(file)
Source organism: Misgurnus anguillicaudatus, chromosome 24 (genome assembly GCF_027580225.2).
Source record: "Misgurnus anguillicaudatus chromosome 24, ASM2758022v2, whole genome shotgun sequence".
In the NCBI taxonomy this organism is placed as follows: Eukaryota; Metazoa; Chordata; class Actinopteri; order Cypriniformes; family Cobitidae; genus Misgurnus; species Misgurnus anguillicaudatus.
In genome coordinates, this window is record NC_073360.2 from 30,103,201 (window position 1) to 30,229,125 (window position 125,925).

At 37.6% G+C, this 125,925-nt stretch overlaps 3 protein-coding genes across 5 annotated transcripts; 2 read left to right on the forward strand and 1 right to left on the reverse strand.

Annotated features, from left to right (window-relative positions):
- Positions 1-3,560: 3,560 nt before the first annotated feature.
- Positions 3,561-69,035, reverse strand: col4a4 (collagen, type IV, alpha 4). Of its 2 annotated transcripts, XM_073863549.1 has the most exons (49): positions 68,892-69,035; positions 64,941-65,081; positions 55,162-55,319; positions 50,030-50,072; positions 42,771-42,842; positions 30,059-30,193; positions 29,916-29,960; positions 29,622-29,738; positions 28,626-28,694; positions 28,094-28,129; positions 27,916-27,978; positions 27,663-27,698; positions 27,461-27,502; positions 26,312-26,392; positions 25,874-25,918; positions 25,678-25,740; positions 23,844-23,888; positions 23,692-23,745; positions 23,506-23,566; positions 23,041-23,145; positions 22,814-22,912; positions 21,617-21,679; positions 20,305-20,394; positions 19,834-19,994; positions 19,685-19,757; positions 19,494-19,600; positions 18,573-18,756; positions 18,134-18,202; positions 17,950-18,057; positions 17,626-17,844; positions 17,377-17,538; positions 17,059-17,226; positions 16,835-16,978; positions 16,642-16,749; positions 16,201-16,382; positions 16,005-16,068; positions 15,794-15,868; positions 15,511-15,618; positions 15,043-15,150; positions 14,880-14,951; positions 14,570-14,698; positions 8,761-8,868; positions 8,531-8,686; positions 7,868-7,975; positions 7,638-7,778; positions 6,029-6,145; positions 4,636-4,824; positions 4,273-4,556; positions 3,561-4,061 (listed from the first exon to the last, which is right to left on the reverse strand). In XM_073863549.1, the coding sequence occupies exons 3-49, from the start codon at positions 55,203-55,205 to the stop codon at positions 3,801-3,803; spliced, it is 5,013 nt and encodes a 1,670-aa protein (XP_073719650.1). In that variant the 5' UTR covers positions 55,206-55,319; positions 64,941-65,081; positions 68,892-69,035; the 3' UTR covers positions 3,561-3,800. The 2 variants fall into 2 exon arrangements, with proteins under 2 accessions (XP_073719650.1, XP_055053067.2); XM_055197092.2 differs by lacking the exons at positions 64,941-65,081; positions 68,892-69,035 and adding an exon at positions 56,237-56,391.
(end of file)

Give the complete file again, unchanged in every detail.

Source organism: Misgurnus anguillicaudatus, chromosome 24 (genome assembly GCF_027580225.2).
Source record: "Misgurnus anguillicaudatus chromosome 24, ASM2758022v2, whole genome shotgun sequence".
In the NCBI taxonomy this organism is placed as follows: Eukaryota; Metazoa; Chordata; class Actinopteri; order Cypriniformes; family Cobitidae; genus Misgurnus; species Misgurnus anguillicaudatus.
In genome coordinates, this window is record NC_073360.2 from 30,103,201 (window position 1) to 30,229,125 (window position 125,925).

At 37.6% G+C, this 125,925-nt stretch overlaps 3 protein-coding genes across 5 annotated transcripts; 2 read left to right on the forward strand and 1 right to left on the reverse strand.

Annotated features, from left to right (window-relative positions):
- Positions 1-3,560: 3,560 nt before the first annotated feature.
- Positions 3,561-69,035, reverse strand: col4a4 (collagen, type IV, alpha 4). Of its 2 annotated transcripts, XM_073863549.1 has the most exons (49): positions 68,892-69,035; positions 64,941-65,081; positions 55,162-55,319; positions 50,030-50,072; positions 42,771-42,842; positions 30,059-30,193; positions 29,916-29,960; positions 29,622-29,738; positions 28,626-28,694; positions 28,094-28,129; positions 27,916-27,978; positions 27,663-27,698; positions 27,461-27,502; positions 26,312-26,392; positions 25,874-25,918; positions 25,678-25,740; positions 23,844-23,888; positions 23,692-23,745; positions 23,506-23,566; positions 23,041-23,145; positions 22,814-22,912; positions 21,617-21,679; positions 20,305-20,394; positions 19,834-19,994; positions 19,685-19,757; positions 19,494-19,600; positions 18,573-18,756; positions 18,134-18,202; positions 17,950-18,057; positions 17,626-17,844; positions 17,377-17,538; positions 17,059-17,226; positions 16,835-16,978; positions 16,642-16,749; positions 16,201-16,382; positions 16,005-16,068; positions 15,794-15,868; positions 15,511-15,618; positions 15,043-15,150; positions 14,880-14,951; positions 14,570-14,698; positions 8,761-8,868; positions 8,531-8,686; positions 7,868-7,975; positions 7,638-7,778; positions 6,029-6,145; positions 4,636-4,824; positions 4,273-4,556; positions 3,561-4,061 (listed from the first exon to the last, which is right to left on the reverse strand). In XM_073863549.1, the coding sequence occupies exons 3-49, from the start codon at positions 55,203-55,205 to the stop codon at positions 3,801-3,803; spliced, it is 5,013 nt and encodes a 1,670-aa protein (XP_073719650.1). In that variant the 5' UTR covers positions 55,206-55,319; positions 64,941-65,081; positions 68,892-69,035; the 3' UTR covers positions 3,561-3,800. The 2 variants fall into 2 exon arrangements, with proteins under 2 accessions (XP_073719650.1, XP_055053067.2); XM_055197092.2 differs by lacking the exons at positions 64,941-65,081; positions 68,892-69,035 and adding an exon at positions 56,237-56,391.